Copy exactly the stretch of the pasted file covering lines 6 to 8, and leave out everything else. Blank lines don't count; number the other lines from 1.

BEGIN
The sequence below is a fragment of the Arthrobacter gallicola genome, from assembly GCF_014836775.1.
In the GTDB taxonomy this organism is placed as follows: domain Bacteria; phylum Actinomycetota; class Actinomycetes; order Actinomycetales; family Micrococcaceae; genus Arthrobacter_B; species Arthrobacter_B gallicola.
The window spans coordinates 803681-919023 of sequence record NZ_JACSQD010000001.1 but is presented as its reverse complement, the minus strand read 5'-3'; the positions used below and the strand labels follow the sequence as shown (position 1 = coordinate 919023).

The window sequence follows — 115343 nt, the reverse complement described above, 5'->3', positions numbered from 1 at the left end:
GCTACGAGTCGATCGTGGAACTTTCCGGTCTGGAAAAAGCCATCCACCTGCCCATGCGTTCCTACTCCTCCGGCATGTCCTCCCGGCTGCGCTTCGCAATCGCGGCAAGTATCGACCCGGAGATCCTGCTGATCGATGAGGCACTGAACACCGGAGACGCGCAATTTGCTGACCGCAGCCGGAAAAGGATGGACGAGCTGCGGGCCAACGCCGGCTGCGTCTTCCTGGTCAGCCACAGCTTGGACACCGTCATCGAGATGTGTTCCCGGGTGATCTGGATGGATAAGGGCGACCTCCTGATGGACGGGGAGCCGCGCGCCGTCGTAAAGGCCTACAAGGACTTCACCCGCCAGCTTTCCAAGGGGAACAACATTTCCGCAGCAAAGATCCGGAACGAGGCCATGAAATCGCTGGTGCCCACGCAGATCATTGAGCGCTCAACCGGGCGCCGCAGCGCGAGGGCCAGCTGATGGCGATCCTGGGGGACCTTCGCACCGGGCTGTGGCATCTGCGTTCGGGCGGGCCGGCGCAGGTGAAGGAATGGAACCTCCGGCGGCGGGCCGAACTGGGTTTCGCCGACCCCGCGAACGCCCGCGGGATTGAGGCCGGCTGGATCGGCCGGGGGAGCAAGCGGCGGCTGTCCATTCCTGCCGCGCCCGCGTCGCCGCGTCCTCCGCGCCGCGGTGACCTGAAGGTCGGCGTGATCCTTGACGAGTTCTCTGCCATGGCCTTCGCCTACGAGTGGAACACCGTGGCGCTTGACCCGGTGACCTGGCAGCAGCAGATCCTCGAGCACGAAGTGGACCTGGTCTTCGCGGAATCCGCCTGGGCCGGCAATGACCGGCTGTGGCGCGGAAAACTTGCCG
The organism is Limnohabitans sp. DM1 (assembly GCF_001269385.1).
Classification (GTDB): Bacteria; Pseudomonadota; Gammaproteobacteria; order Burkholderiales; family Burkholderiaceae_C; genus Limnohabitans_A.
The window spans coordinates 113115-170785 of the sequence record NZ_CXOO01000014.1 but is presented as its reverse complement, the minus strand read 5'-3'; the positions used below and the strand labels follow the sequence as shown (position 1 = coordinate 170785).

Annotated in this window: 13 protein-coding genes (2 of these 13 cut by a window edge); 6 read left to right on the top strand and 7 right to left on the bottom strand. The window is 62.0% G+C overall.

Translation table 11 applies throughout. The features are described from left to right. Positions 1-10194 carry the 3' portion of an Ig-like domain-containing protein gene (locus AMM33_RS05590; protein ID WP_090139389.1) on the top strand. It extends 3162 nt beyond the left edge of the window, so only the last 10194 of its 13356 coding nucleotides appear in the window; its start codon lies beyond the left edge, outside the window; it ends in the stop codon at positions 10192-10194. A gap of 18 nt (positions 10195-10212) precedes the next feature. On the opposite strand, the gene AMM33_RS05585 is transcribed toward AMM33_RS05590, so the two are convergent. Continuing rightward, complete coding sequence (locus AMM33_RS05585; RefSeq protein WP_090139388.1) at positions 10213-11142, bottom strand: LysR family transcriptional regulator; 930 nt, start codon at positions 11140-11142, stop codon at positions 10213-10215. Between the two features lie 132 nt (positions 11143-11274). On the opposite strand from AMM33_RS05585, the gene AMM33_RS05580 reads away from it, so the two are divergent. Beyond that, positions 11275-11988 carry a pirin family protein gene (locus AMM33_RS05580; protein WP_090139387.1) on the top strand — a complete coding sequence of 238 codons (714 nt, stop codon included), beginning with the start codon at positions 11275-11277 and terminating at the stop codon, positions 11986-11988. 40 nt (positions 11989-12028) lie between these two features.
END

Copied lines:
The organism is Limnohabitans sp. DM1 (assembly GCF_001269385.1).
Classification (GTDB): Bacteria; Pseudomonadota; Gammaproteobacteria; order Burkholderiales; family Burkholderiaceae_C; genus Limnohabitans_A.
The window spans coordinates 113115-170785 of the sequence record NZ_CXOO01000014.1 but is presented as its reverse complement, the minus strand read 5'-3'; the positions used below and the strand labels follow the sequence as shown (position 1 = coordinate 170785).